occaflon for being so soon alarmed.
He endeavored to point oijt the im
inenfe resources of France, the supe
riority of iis forces, and the danger
which the enemy would run by pe
netrating into the kingdom, as they
would Jbe prevented from the possibi
lity of returning by the camps of Se
dan, Mouzan, Maulde, Maubeuge,
&c. " If we abandon ourselves to
fpair," said he, " it will be the fiire
means of ruining our canfe."
The Aflembly, struck wirh the
force of these observations, palled on
to the order of the day. J
! August 27.
The fitling commenced this morn
ing, by the reading of dispatches
from the ajdminiftraiive bodies of the
town of Montinedi. These dispatch
es stated, that the news of the cap:
ture ot Loiigwy, instead of damping
the courage and patriotifni of the ci
tizens of Moutmedi, had inspired all
hearts with a desire, or ratberathirtt
for vengeance, and that they had
paired the following decrees :
1. The gates of the Upper and
1 Lower Town (hall remain ihut;
2. As the town, though in a stare
of war, is not yet besieged, the biifi
nefs of the police lhall be conducted
by civil officers.
g. The moment the enemy appear*,
all useless atid fufpectedpeifons mutt
quit the town,
This degree, communicated by the
181
W A R S A W, Aqguft 18
Horse patroles parade the llreets
conjtantly to keep good order.
Prince Joseph Poniatow/kj' has re
feired a lerter of thanks from the of
ficers who ferveci -tinder him, expref
iive of their regard and elteem for
, imn.
i We have accounts from Carcaw,
ijhat Woiwode, which it was fuppof
•>«!(! <1 tongiv anpofe. baa- n&u
illy acccprerf die
Targowicz.
BRUSSELS, August 26
The circumitances which have
reached us refpeifting the lurrender
of the town of Longwy, add infinite
ly to the advantage of this firft luc
cefs, fmce it leaves none of those re
grets which are commonly insepara
ble from vitfrory. The befiegeis, as
one may fay, fuffered 110 lo!s, and
there were only a few of the laborers
wounded.
His Excellency Count Clairfayt
having on the 2rft, advanced with
his army Longwy, eretfed
some batteries, which the besieged
endeavored to destroy by keeping np
a violent fire during the whole of
next night, buc their guns having
been badly pointed, our batteries
wei e opened at the break of day, and
a great number of bombs were thrown
into the town, which set fire to it in
feyeral places, but the besieged fountl
means to extinguish the flames.
The night followingrecommenced
their fire, ltill without e(fe<st, while
ours did considerable execution. In
the mean time his Excellency Count
Clairfayt sent a trumpet to fuinmon
the Commandant to Surrender ; but
this being refufed, the army began
to make neaer approaches, upon
which the besieged offered to capiiu-
I late.
DUBLIN, September t.
Thursday came to be tried before
thf Hon. Mr. Juitice Cr- okfhank, at
Tri'lee, an adion bro(*gnt by Henry
Arthur Herbert,Efq.claiming 20,000).
damages against George Duff, Esq. a
Major in the jßth regiment of loot,
for criin. con. with, and taking away
his wife. This trial commenced at
nine in the morning, and continued
till live in the evening, when the ju
ry, who were very refpeCtaMe, retir
ed but for a few moments, and bro'i
in a verdi<X damages I 5,000!. Coun
sel for the plaintiff Mefl'rs. Curran,
Egan, Franklin, Rice, Emmet and
Blennerhdflet. —For the defendant,
Hore, and O'Driicol.
Whole No.
■ ! r vs-rc!i a i i i 1 .1 c
I , •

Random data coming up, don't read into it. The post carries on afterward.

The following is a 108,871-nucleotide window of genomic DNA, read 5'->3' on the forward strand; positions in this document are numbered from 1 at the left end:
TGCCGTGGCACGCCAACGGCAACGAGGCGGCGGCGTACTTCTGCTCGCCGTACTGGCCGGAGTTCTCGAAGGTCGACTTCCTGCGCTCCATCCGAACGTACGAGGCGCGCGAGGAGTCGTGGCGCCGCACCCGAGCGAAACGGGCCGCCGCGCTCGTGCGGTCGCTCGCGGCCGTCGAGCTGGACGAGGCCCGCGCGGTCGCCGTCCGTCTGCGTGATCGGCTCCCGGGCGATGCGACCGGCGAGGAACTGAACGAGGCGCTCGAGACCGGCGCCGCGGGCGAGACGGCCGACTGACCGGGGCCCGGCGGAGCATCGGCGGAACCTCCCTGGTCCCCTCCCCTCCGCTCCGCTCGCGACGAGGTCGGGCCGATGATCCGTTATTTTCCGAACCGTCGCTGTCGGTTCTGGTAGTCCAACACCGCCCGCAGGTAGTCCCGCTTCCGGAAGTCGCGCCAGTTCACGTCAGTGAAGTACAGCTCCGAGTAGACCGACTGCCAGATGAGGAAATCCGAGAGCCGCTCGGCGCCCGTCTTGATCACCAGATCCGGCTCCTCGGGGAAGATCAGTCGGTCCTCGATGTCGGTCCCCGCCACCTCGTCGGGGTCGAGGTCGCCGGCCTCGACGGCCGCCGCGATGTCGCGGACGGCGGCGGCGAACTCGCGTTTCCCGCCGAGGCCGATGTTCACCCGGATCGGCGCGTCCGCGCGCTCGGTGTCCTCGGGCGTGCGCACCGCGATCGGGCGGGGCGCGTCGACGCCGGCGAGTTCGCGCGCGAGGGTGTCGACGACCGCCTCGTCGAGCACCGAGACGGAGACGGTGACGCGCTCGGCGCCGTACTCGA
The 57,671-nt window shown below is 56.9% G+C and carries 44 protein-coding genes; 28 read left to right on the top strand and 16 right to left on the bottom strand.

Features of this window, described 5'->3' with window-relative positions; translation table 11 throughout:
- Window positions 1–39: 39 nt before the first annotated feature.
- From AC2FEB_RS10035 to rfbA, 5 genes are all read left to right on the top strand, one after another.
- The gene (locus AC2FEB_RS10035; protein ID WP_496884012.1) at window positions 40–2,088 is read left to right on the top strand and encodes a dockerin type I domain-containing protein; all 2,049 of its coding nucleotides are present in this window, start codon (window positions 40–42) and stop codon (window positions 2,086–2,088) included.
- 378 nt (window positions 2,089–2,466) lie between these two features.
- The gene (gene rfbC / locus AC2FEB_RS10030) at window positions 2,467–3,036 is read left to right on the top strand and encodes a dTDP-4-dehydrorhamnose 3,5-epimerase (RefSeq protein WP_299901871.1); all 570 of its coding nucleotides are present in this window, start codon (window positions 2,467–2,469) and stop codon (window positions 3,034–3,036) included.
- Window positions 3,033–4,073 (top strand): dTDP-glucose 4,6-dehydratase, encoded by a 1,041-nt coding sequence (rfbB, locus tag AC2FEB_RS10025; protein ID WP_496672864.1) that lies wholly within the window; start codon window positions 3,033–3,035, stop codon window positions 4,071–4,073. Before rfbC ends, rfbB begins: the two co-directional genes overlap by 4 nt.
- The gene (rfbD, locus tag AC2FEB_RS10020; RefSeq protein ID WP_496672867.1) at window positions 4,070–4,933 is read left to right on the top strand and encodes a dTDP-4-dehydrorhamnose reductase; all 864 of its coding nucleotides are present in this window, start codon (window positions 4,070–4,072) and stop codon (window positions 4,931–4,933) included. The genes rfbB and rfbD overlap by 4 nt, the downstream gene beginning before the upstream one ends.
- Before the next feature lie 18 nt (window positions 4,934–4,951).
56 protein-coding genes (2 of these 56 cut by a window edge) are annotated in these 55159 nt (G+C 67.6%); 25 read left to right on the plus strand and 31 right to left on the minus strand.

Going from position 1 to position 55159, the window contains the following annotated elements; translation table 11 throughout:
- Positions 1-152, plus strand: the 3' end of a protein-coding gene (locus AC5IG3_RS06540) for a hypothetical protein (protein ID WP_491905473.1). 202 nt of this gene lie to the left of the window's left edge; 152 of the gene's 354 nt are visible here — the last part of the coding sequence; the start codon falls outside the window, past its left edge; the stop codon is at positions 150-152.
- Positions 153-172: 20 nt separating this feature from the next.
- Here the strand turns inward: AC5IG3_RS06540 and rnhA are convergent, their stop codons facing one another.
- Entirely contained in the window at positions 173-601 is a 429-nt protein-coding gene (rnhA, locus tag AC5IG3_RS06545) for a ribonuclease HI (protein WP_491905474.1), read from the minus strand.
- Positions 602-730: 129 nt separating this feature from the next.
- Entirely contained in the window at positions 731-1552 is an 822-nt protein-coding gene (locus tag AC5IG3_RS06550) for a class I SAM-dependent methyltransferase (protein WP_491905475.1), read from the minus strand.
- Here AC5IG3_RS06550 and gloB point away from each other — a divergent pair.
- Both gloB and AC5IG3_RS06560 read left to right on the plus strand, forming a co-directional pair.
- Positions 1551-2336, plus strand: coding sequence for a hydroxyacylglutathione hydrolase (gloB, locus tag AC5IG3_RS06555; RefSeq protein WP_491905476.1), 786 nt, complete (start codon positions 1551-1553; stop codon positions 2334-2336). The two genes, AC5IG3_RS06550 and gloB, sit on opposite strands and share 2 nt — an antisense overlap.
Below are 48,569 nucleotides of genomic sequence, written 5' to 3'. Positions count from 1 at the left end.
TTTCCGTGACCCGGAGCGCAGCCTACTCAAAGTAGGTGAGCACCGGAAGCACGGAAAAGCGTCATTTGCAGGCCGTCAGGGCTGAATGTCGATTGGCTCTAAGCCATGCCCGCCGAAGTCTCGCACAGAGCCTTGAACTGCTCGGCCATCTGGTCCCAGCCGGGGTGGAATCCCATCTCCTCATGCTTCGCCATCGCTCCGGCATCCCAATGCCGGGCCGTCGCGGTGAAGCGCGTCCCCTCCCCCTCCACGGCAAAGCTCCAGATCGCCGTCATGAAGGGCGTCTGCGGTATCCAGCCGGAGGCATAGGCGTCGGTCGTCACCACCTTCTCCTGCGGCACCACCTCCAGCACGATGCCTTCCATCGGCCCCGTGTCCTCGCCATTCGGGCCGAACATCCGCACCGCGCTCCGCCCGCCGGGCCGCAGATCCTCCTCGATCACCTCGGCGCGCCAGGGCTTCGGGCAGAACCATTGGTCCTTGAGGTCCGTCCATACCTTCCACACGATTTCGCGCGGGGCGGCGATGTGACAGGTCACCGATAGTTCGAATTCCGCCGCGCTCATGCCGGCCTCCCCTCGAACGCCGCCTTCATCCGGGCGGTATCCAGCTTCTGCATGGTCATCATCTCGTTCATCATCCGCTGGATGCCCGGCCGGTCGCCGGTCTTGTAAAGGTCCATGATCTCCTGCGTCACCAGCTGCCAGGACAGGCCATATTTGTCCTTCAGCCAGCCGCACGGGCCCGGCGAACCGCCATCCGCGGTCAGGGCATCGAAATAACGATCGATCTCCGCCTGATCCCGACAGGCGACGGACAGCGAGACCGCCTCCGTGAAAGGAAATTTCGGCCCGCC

which is tjjree pern:; iiritHh id ll
fc'rpHch e*#.i»n, making at theprefe - .
rate one lixih at rhe alue, or r6 per
cent rift liuce ili • i mprtfofpient of
the King' in the, XeuipJe Vower ; —
:i phenomenon that rhe
molt experienced fpeculatiitt. A iii
nurs have aifo coiiiiccrably risen in
their value ; and, in addition to <-'l
ihis, the influx of gold and fin er bul
lion troui England into b ranee con
tinues ; for we find in the London
entries of Thursday, an exportation
nude by the buuft of tiourdien, to
Calais, of 25J,0q0 ounces of li!v v 'f
coin
L O N D O N, .August 31
Mr. Paine beirU* n-ow ;» Ficutli ci
i izea, is expected to be ele&ecl'a mew
!xer •of <>:• u >urf«i.Ceuvw.
tioii
The ali'ertion, that the new {yflem
in Krance lias overthrown all pence,
law and order there, is so obvioufly 1
untrue, that it is scarcely iieceflary
to coiitraditft it. Before the new fyf
tefn, there was 11a peace in Krance
whenever money could be extorted
hir war ; no law, but that which a
corrupt court formed, and corrupt
judges admihillered ; and no order,
but that of promotion at court, fpr
crimes "against the country. What
ever the new fy!tem may have done,
therefore, it has not overthrown peace,
law and order. In town fucli afler
tipns will very soon cease, except front
those who have an interelt in pro
moting them ; but in the country,
where society is thin, an 4 'nen ar<
nm i«i«ii.it uptirr irequcul iuotigUt i«u
■ 7* • -jt %
lite pui'j. vle <>f keeping pjte villi eac!
other, they will continue till 'lie agi
tations of the French revolut ion are
over, and only the bleffingsof it fhail
be felt or heaid of.
3,11011 o
Lord Gower lias 011 every occa/ion
received the most hatidfoine treat
ment from the French lniuiltry, »nd
his flay in l aris has been no other
wise delayed, than from the many
formalities which the law now re
quires to obtain palTports, and the
number which were of cotirfe requi
red for so large an eltabliflitnent.
The Venetian ambaflador was re
leased from hisarreft on Sunday latt,
and obtained the pall'poris he requi*
red. On Tuesday he arrived at Ca
lais. and yeftcrday in London, which
seems 10 be the general refuge of the
foreign nobility. His excellency pre
ferred corning inco this country, be
ing apprc henfive of travelling through
i the southern provinces of France oil
I his return home.
We havejuft received letters from
Stockholm, dated Augnft 17, which
inform us, that in a Council held at
Drottnengholm on the 15th,the Duke
Regent made a very pathetic speech,
in which he declared, that in conse
quence of the late King s request 011
his death bed. he had promised to
pardon all the conspirators, except
Ankarltroin ; he therefore ordered
that the fentcnce against Horn, Rib
bing, LiMjehorn, and Ehrenlward,
Ihotild be changed into banifhmenc
for life, and the reft either confined
I for a certain term, or pardoned,
j The following proclamation has
been iflued by 1 lie National Aflembly
upon the taking of Longwy.
" Citizens,Longwy is taken,or giv
en up.—The enemies advance. They
flatter themselves, perhaps, that they
(hall find every where cowards or
traitors. They are deceived. Onr
armies are indignan of this attack,
and their courage is roused a-new.
Citizens, parutki their indignation.
The country calls you, Go."
The killed in I'aris, on the loth of
Anguft, are now (lured, were
~ /- y ' I
j O o. j
>' f i> r r. .M s 11< />
September 4.